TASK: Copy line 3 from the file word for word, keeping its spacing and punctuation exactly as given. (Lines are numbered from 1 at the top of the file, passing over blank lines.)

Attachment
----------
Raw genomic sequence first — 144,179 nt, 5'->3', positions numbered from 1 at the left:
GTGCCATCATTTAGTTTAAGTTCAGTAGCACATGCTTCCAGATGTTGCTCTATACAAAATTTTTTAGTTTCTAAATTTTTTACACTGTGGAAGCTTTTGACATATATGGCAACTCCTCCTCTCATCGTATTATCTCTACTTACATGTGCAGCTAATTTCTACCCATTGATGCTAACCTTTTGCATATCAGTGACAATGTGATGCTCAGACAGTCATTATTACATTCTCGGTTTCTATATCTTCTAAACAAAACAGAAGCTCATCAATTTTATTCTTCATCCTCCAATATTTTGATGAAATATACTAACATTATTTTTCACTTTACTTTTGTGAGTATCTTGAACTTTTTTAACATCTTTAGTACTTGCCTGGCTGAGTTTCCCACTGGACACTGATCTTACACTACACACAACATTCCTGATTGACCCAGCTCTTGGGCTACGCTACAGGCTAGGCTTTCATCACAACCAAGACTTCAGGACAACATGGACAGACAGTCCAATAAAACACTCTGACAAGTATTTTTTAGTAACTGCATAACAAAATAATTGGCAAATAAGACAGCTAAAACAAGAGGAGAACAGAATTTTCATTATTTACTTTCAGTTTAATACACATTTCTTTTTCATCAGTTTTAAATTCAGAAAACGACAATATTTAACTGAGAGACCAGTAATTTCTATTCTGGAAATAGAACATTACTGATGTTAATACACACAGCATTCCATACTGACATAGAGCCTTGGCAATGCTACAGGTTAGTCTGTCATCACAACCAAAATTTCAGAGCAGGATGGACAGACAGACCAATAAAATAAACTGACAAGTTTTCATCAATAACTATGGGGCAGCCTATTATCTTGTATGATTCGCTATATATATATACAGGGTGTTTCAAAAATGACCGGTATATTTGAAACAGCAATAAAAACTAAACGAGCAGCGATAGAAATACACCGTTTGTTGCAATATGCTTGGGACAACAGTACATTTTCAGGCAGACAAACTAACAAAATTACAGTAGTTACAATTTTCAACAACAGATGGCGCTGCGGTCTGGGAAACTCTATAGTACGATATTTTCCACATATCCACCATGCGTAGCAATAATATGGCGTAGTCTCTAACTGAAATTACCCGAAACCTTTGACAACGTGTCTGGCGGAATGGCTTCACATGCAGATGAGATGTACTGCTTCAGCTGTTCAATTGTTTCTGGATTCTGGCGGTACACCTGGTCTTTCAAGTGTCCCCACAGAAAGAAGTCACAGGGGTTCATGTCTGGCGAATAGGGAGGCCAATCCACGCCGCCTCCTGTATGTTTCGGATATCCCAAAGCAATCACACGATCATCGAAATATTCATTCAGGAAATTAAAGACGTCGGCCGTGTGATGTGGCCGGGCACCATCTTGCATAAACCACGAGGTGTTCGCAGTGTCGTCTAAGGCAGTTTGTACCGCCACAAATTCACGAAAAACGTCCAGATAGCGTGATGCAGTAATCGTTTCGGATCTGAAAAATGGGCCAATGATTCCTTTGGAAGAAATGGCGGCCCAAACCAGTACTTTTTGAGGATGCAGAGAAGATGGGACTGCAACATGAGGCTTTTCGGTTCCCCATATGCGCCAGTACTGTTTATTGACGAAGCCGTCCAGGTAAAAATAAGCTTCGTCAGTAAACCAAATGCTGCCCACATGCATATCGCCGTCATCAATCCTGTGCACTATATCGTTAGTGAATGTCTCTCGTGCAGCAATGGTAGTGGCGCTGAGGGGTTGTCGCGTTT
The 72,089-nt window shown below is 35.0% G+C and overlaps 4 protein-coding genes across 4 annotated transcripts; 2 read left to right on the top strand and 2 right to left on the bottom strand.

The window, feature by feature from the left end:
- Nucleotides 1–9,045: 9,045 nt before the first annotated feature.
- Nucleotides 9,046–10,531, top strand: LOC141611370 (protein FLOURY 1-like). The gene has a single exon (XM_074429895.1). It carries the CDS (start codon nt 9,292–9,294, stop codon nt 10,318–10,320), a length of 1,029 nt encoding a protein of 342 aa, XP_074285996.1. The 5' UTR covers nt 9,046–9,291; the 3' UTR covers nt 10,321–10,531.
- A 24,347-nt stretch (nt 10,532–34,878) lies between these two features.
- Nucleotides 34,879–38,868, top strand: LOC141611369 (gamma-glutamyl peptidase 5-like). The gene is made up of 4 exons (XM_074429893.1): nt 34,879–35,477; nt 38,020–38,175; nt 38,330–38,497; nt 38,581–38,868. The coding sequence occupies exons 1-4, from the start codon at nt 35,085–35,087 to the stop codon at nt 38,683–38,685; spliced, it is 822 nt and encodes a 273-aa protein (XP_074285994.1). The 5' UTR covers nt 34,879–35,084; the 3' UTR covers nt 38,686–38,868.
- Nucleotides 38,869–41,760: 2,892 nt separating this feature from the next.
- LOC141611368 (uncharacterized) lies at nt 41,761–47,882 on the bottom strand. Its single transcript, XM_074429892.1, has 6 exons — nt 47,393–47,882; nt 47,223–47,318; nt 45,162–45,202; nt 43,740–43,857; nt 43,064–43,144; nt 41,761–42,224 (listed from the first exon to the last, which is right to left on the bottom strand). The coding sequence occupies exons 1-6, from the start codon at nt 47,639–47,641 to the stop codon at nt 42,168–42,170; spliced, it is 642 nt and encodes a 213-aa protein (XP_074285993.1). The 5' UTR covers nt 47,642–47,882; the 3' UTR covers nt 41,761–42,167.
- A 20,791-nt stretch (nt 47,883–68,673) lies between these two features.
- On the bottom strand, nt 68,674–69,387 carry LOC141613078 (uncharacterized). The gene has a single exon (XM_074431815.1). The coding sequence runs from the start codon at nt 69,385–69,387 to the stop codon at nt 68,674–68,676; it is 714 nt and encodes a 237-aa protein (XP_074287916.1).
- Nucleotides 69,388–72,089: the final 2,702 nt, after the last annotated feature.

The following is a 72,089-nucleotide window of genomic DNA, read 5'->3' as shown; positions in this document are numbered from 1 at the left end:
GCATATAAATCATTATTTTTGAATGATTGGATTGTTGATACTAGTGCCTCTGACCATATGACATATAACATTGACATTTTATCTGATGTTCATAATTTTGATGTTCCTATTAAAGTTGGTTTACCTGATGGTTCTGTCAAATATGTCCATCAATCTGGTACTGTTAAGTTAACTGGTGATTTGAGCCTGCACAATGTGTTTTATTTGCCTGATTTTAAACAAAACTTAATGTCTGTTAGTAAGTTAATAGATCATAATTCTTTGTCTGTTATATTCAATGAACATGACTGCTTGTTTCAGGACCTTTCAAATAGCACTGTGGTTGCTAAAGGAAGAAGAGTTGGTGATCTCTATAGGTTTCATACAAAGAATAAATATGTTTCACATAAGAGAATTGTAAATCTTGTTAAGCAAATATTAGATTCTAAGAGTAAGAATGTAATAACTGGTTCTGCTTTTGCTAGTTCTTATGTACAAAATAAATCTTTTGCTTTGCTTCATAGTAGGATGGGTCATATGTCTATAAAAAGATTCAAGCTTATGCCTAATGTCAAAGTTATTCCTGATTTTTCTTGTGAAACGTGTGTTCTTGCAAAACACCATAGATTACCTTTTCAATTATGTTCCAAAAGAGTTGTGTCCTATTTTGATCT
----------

The 72,089-nt window shown below is 35.0% G+C and overlaps 4 protein-coding genes across 4 annotated transcripts; 2 read left to right on the top strand and 2 right to left on the bottom strand.